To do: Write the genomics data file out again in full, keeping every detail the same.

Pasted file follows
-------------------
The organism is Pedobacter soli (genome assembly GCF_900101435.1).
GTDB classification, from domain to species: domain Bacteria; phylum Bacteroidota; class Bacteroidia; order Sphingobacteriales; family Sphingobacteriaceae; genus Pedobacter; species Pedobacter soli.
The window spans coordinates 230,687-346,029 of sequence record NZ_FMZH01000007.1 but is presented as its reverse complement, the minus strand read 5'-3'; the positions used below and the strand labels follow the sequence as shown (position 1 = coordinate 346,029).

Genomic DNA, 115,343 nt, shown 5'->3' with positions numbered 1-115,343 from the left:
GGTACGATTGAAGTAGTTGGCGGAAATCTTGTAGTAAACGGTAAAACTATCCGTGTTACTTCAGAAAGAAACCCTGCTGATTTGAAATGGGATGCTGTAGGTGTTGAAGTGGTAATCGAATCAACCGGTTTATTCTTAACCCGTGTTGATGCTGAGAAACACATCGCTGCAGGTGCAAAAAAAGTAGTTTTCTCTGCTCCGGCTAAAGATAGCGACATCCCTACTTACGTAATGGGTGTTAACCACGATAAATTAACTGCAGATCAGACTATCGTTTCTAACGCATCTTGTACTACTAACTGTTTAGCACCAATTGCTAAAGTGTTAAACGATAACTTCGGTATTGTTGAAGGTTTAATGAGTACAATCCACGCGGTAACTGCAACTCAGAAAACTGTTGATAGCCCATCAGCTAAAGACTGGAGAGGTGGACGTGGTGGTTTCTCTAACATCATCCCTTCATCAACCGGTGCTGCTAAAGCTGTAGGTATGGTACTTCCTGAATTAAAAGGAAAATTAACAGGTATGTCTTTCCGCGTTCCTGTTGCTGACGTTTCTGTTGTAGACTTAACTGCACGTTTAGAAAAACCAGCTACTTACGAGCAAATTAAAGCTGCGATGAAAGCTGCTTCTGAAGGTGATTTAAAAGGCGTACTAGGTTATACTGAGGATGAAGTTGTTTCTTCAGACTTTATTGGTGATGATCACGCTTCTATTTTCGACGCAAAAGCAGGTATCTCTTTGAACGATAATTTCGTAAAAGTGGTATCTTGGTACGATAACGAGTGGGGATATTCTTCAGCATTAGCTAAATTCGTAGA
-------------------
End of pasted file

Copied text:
The organism is Pedobacter soli (genome assembly GCF_900101435.1).
GTDB classification, from domain to species: domain Bacteria; phylum Bacteroidota; class Bacteroidia; order Sphingobacteriales; family Sphingobacteriaceae; genus Pedobacter; species Pedobacter soli.
The window spans coordinates 230,687-346,029 of sequence record NZ_FMZH01000007.1 but is presented as its reverse complement, the minus strand read 5'-3'; the positions used below and the strand labels follow the sequence as shown (position 1 = coordinate 346,029).

Genomic DNA, 115,343 nt, shown 5'->3' with positions numbered 1-115,343 from the left:
GGTACGATTGAAGTAGTTGGCGGAAATCTTGTAGTAAACGGTAAAACTATCCGTGTTACTTCAGAAAGAAACCCTGCTGATTTGAAATGGGATGCTGTAGGTGTTGAAGTGGTAATCGAATCAACCGGTTTATTCTTAACCCGTGTTGATGCTGAGAAACACATCGCTGCAGGTGCAAAAAAAGTAGTTTTCTCTGCTCCGGCTAAAGATAGCGACATCCCTACTTACGTAATGGGTGTTAACCACGATAAATTAACTGCAGATCAGACTATCGTTTCTAACGCATCTTGTACTACTAACTGTTTAGCACCAATTGCTAAAGTGTTAAACGATAACTTCGGTATTGTTGAAGGTTTAATGAGTACAATCCACGCGGTAACTGCAACTCAGAAAACTGTTGATAGCCCATCAGCTAAAGACTGGAGAGGTGGACGTGGTGGTTTCTCTAACATCATCCCTTCATCAACCGGTGCTGCTAAAGCTGTAGGTATGGTACTTCCTGAATTAAAAGGAAAATTAACAGGTATGTCTTTCCGCGTTCCTGTTGCTGACGTTTCTGTTGTAGACTTAACTGCACGTTTAGAAAAACCAGCTACTTACGAGCAAATTAAAGCTGCGATGAAAGCTGCTTCTGAAGGTGATTTAAAAGGCGTACTAGGTTATACTGAGGATGAAGTTGTTTCTTCAGACTTTATTGGTGATGATCACGCTTCTATTTTCGACGCAAAAGCAGGTATCTCTTTGAACGATAATTTCGTAAAAGTGGTATCTTGGTACGATAACGAGTGGGGATATTCTTCAGCATTAGCTAAATTCGTAGA